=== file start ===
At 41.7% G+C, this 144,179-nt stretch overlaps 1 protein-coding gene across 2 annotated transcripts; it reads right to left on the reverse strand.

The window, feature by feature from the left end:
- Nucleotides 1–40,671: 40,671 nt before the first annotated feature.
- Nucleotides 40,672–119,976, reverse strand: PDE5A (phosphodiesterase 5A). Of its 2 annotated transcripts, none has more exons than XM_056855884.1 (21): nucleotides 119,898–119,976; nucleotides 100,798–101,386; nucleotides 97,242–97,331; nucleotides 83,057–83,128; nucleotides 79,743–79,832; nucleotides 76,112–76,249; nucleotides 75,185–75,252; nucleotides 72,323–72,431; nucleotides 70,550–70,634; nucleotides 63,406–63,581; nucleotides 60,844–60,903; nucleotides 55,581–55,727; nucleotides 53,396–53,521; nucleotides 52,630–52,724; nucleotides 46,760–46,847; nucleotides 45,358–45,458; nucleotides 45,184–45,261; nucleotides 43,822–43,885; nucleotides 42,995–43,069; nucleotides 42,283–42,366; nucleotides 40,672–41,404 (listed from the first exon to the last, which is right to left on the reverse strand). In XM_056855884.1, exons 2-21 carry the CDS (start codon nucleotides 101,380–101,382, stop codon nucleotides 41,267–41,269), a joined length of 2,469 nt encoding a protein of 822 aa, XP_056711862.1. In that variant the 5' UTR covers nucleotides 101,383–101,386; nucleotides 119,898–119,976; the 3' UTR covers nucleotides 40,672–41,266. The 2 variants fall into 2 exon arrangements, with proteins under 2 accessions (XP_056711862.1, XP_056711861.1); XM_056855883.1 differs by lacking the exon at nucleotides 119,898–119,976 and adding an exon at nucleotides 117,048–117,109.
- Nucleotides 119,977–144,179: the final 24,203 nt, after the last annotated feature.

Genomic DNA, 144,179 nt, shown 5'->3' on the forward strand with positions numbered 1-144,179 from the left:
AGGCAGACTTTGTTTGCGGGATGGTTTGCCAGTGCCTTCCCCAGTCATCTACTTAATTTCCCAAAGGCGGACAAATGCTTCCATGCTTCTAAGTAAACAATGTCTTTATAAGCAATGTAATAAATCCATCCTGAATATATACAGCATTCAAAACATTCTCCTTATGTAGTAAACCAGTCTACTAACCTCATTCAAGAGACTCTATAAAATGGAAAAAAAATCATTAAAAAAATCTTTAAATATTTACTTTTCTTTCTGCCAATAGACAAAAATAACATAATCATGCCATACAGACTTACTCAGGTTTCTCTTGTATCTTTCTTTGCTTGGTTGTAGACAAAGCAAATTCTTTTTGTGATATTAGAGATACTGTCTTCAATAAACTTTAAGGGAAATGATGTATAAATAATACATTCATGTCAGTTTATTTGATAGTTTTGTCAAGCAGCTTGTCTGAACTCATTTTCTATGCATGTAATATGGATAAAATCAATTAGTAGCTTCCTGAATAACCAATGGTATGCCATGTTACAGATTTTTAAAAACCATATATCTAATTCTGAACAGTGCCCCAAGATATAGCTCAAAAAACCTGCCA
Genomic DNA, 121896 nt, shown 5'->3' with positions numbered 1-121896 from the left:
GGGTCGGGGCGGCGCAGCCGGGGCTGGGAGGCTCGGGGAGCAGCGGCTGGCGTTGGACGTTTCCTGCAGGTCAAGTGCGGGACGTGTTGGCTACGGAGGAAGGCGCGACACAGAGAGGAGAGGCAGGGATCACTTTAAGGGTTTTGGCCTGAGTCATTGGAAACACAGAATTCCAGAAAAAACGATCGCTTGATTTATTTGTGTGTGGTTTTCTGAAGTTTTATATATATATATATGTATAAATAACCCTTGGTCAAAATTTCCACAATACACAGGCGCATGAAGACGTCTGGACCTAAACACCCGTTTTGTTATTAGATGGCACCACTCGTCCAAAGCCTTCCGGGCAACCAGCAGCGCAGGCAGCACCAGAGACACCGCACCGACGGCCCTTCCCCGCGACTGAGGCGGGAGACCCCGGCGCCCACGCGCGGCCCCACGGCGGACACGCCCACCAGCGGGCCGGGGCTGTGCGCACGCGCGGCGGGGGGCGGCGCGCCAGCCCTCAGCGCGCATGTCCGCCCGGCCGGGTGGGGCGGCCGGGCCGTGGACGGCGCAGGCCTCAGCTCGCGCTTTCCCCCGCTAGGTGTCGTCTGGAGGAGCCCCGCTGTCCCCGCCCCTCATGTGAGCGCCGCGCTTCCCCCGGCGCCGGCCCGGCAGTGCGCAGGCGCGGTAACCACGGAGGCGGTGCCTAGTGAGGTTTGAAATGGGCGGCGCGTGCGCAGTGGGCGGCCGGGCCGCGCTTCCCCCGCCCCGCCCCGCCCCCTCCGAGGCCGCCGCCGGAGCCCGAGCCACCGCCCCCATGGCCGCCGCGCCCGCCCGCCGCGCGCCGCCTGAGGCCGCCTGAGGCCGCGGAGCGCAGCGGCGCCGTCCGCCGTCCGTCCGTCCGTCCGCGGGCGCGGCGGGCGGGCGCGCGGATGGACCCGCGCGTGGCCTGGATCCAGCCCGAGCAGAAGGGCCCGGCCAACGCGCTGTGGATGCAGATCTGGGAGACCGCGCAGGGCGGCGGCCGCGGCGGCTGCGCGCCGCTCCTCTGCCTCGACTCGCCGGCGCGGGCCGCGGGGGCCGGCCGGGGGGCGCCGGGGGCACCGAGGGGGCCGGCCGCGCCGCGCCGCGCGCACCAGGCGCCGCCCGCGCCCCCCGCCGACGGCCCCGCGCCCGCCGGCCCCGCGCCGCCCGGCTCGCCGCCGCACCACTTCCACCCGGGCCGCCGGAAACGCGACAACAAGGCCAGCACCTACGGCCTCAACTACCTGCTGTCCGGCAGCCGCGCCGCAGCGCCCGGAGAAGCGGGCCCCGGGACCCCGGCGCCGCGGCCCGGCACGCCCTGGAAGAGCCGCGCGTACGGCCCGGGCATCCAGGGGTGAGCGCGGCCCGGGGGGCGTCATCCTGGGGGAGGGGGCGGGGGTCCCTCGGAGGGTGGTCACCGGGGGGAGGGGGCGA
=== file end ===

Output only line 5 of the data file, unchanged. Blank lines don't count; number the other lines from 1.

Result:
- Nucleotides 119,977–144,179: the final 24,203 nt, after the last annotated feature.